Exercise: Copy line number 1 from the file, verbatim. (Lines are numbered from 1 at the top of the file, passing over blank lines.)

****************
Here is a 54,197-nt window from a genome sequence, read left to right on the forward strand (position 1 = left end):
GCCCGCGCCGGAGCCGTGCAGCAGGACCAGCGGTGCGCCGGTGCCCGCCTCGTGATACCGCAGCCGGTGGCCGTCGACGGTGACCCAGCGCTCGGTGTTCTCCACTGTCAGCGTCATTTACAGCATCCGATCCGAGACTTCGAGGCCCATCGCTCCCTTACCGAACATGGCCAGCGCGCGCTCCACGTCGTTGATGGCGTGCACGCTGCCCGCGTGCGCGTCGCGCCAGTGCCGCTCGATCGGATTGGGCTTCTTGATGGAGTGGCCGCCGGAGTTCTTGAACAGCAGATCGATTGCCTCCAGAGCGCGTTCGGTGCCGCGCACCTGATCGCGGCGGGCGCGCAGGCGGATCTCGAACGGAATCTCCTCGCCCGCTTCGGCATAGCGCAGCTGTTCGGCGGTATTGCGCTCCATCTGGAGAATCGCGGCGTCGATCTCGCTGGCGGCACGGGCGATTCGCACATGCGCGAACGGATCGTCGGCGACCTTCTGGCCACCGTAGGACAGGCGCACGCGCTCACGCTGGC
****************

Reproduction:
Here is a 54,197-nt window from a genome sequence, read left to right on the forward strand (position 1 = left end):